Ahead of summer, and in a bid to expand the range of customers in a market that has shown little growth due to the falling birthrate, beverage-makers have launched a series of carbonated drinks targeted at grown-ups.
The companies are playing up health and luxury as key features of their new products in their effort to change the image of fizzy drinks as high-calorie beverages for children.
Suntory Beverage & Food Ltd. pioneered carbonated drinks for grown-ups with Orangina, which gained popularity thanks to the stylish image of France, the product’s birthplace.
Lemongina, to be released later this month as a sister product of Orangina, features the slightly bitter taste of lemon rind.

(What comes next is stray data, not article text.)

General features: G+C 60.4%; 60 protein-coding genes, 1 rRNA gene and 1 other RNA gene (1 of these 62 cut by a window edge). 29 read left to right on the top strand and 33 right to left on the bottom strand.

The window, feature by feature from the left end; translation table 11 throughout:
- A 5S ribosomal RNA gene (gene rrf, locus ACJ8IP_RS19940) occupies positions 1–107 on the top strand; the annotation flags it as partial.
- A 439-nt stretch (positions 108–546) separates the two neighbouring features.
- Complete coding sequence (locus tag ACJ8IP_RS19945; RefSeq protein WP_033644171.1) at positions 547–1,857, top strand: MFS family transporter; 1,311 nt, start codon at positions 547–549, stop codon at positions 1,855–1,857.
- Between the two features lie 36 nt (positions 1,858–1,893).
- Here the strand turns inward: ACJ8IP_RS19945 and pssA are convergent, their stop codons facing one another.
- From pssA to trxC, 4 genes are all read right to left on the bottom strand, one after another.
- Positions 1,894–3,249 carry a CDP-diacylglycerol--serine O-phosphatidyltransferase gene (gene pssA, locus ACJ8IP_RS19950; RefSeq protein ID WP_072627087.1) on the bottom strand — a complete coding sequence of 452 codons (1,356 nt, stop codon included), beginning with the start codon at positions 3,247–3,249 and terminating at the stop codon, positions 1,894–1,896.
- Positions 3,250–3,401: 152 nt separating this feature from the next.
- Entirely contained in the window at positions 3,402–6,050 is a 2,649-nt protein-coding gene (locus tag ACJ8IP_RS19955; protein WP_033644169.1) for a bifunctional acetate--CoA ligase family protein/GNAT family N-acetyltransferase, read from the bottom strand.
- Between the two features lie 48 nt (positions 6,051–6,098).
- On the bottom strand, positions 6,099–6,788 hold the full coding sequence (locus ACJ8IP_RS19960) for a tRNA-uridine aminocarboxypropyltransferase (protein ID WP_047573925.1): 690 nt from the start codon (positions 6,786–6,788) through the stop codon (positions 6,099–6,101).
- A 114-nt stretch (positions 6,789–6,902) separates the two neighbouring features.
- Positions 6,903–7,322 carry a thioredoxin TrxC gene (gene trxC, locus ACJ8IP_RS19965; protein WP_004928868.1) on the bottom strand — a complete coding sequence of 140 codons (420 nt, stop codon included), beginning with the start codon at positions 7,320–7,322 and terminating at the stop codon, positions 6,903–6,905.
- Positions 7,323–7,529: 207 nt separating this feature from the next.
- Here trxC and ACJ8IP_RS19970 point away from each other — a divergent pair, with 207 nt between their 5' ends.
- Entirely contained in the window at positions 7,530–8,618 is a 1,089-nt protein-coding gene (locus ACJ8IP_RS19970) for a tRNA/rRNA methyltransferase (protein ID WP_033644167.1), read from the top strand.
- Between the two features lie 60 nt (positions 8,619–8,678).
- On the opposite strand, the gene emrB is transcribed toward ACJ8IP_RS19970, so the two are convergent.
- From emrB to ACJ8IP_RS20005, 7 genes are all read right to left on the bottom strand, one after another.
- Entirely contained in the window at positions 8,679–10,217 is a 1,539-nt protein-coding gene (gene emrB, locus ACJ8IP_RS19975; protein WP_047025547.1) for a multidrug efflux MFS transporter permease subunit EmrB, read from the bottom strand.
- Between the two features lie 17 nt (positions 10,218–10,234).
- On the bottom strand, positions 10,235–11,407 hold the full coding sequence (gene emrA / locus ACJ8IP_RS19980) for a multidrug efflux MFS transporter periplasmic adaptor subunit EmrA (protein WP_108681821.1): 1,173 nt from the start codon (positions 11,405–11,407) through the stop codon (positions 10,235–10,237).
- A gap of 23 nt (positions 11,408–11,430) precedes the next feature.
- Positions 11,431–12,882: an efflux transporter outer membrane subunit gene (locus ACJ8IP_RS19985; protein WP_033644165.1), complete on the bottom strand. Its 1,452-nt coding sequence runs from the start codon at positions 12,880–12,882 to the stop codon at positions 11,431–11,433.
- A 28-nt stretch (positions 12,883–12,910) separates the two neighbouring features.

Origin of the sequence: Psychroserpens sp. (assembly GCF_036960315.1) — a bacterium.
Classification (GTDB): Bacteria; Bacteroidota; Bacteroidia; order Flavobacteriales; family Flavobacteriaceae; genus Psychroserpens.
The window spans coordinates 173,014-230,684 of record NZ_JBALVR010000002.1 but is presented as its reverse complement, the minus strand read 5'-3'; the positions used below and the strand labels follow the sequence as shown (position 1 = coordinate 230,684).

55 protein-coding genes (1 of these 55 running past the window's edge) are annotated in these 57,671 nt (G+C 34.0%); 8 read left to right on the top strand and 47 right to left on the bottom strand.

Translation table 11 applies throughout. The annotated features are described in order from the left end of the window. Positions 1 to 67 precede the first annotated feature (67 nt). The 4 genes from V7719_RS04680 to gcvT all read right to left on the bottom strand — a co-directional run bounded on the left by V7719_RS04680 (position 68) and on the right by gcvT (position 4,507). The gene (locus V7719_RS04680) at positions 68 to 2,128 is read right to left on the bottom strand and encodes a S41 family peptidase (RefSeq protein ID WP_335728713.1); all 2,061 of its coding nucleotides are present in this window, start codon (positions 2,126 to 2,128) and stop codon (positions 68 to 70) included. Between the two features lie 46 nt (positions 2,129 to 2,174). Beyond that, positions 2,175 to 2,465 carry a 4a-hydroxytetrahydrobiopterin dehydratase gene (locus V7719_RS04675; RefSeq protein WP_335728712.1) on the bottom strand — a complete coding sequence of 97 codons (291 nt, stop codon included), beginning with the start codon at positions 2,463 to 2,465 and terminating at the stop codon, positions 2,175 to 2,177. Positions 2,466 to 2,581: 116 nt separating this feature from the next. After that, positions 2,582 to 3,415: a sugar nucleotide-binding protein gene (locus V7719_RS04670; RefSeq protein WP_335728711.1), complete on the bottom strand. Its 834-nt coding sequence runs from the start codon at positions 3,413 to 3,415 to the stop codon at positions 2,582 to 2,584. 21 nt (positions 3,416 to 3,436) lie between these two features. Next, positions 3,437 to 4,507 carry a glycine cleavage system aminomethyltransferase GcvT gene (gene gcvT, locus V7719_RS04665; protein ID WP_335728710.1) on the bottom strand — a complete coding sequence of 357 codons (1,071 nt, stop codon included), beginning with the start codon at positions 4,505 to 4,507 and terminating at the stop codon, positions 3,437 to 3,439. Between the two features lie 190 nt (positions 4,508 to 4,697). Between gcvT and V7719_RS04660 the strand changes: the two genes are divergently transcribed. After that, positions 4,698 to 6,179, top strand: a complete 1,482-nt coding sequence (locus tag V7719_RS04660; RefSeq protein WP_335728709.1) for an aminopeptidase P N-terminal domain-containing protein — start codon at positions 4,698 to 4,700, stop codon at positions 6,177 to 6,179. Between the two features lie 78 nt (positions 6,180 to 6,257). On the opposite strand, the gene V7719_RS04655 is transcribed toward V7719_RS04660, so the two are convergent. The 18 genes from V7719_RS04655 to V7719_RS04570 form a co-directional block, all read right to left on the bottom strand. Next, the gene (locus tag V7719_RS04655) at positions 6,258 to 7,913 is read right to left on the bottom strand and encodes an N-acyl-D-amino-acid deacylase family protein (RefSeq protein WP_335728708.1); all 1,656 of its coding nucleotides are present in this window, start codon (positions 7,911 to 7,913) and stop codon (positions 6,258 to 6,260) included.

Pokka Sapporo Food & Beverage Ltd.’s lemon squash premium contains pureed flesh of lemons grown in Italy. The product recall the image of lemon squash served at a cafe, a spokesman for Pokka Sapporo said.
In January, Asahi Soft Drinks Co. launched a Mitsuya Cider product using domestically grown yuzu citron, following the release of a version flavored with ume (Japanese plums).
As beer consumption declines, a growing number of adults are choosing nonalcoholic fizzy drinks, an Asahi Soft Drinks official said.
Beverage-makers are also paying greater attention to what health-conscious consumers want to drink.
A senior official at a major beverage maker expects demand for carbonated beverages that are just sweet to fall globally, as indicated by the deteriorating earnings of Coca-Cola Co.
Coca-Cola Life, released by Coca-Cola (Japan) Co. this month, uses a plant-derived sweetener and has half the calorie of regular coke.
Kirin Beverage Co. launched Mets Grape and Mets Orange this month after cutting calories from a Mets series product released earlier by about 70 percent.